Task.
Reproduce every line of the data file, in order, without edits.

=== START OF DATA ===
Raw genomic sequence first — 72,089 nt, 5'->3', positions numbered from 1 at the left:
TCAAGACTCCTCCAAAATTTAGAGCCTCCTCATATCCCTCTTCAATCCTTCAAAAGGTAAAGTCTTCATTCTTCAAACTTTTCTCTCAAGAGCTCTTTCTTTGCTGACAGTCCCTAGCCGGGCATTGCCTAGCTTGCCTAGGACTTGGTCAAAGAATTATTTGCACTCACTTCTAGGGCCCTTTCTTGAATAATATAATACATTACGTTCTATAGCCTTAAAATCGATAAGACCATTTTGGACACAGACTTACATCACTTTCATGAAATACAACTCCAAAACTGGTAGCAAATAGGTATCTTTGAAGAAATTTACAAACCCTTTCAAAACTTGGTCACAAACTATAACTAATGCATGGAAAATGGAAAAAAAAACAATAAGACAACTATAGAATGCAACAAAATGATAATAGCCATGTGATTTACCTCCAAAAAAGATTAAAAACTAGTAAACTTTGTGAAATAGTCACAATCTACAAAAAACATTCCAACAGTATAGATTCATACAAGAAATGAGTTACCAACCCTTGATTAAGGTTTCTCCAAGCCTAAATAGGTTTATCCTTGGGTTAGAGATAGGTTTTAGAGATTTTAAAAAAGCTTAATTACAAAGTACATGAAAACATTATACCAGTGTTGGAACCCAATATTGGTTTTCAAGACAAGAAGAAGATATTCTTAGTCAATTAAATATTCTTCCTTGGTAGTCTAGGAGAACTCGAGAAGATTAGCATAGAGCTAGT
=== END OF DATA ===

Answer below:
Raw genomic sequence first — 72,089 nt, 5'->3', positions numbered from 1 at the left:
TCAAGACTCCTCCAAAATTTAGAGCCTCCTCATATCCCTCTTCAATCCTTCAAAAGGTAAAGTCTTCATTCTTCAAACTTTTCTCTCAAGAGCTCTTTCTTTGCTGACAGTCCCTAGCCGGGCATTGCCTAGCTTGCCTAGGACTTGGTCAAAGAATTATTTGCACTCACTTCTAGGGCCCTTTCTTGAATAATATAATACATTACGTTCTATAGCCTTAAAATCGATAAGACCATTTTGGACACAGACTTACATCACTTTCATGAAATACAACTCCAAAACTGGTAGCAAATAGGTATCTTTGAAGAAATTTACAAACCCTTTCAAAACTTGGTCACAAACTATAACTAATGCATGGAAAATGGAAAAAAAAACAATAAGACAACTATAGAATGCAACAAAATGATAATAGCCATGTGATTTACCTCCAAAAAAGATTAAAAACTAGTAAACTTTGTGAAATAGTCACAATCTACAAAAAACATTCCAACAGTATAGATTCATACAAGAAATGAGTTACCAACCCTTGATTAAGGTTTCTCCAAGCCTAAATAGGTTTATCCTTGGGTTAGAGATAGGTTTTAGAGATTTTAAAAAAGCTTAATTACAAAGTACATGAAAACATTATACCAGTGTTGGAACCCAATATTGGTTTTCAAGACAAGAAGAAGATATTCTTAGTCAATTAAATATTCTTCCTTGGTAGTCTAGGAGAACTCGAGAAGATTAGCATAGAGCTAGT